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Twelfth Night

As we were tidying away the Christmas decorations, marking Twelfth Night in this somewhat tedious, somewhat reflective manner, I could not put by for the season the poem that follows.  Southwell, as you probably are aware, was an English Jesuit Martyr, executed in 1595 as a traitor for his missionary work among English Catholics in the reign of Elizabeth I. How the times seem to frame the meaning of the Incarnation.

By Robert Southwell

As I in hoary winter's night stood shivering in the snow,
Surprised I was with sudden heat which made my heart to glow ;
And lifting up a fearful eye to view what fire was near,
A pretty babe all burning bright did in the air appear ;
Who, scorchëd with excessive heat, such floods of tears did shed
As though his floods should quench his flames which with his tears were fed.
Alas, quoth he, but newly born in fiery heats I fry,
Yet none approach to warm their hearts or feel my fire but I !
My faultless breast the furnace is, the fuel wounding thorns,
Love is the fire, and sighs the smoke, the ashes shame and scorns ;
The fuel justice layeth on, and mercy blows the coals,
The metal in this furnace wrought are men's defilëd souls,
For which, as now on fire I am to work them to their good,
So will I melt into a bath to wash them in my blood.
With this he vanished out of sight and swiftly shrunk away,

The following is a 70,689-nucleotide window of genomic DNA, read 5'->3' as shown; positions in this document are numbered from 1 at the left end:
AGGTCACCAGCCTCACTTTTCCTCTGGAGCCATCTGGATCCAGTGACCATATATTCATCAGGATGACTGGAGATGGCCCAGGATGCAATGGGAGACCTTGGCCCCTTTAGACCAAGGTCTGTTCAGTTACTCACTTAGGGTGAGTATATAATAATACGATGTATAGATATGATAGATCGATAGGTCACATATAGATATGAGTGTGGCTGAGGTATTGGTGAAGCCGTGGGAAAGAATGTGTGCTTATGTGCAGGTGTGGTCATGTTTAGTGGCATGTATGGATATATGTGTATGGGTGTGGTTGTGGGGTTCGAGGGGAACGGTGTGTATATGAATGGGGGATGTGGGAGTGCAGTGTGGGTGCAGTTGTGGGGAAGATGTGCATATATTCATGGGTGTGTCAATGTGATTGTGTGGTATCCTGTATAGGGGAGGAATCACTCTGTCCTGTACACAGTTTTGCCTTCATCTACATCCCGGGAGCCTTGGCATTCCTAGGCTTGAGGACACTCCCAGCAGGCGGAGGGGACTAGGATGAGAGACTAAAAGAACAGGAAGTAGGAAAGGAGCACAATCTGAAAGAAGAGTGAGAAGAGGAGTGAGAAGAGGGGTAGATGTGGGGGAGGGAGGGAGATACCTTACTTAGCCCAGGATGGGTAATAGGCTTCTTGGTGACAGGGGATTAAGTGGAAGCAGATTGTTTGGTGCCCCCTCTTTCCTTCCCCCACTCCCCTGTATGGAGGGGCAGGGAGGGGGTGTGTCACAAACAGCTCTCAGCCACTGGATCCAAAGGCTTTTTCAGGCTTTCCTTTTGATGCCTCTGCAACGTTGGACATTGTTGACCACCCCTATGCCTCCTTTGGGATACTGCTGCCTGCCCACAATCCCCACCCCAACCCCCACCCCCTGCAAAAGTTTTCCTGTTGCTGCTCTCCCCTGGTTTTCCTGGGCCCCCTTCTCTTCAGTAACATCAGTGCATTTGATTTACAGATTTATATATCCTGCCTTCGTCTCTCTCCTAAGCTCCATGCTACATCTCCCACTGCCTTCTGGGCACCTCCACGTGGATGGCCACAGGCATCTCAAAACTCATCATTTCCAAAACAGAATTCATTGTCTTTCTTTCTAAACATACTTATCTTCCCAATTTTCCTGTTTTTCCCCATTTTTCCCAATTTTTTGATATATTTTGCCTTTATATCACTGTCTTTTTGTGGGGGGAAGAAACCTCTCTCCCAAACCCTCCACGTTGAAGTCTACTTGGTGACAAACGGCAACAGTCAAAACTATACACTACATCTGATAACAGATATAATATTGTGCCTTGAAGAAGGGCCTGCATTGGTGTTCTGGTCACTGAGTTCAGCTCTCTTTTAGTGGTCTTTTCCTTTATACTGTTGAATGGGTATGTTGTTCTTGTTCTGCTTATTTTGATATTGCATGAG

And straight I callëd unto mind that it was Christmas day.

The boldness of the imagery and its torturing violence frames the Nativity as the scene of Passion and Redemption. The fiery purification of the furnace of love smelts the gross ore of mortality to passionate perfection, and thence to the washing in Baptismal blood. The poet’s heart glows in pale yet predictive affirmation (Southwell was hanged, drawn and quartered after much torture) of the fire of Divine love that consumes in Redemptive suffering – consumes not the Babe but “defiled souls” to “work them to their good.”
The consolations of the Nativity scene are displaced with the demands, freely fulfilled, of Divine Love. Though the Babe of the poem “swifly shrunk away,” the force of the vision burns daily.

About the Author

Edward T. Wheeler, a frequent contributor, is the former dean of the faculty at the Williams School in New London, Connecticut.

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Today, Jan. 6, is still the day I think of as the Feast of the Epiphany (and Epiphany as the season that leads up to Lent, a time to cogitate on the epiphanies in our own lives in the past year), as in the Anglican tradition.

Maybe it's fitting that Southwell's poem now appeals to Anglican hearts now as well as Catholic to remind us that Christian ideals and the imagery of Christianity are not for the faint of heart.



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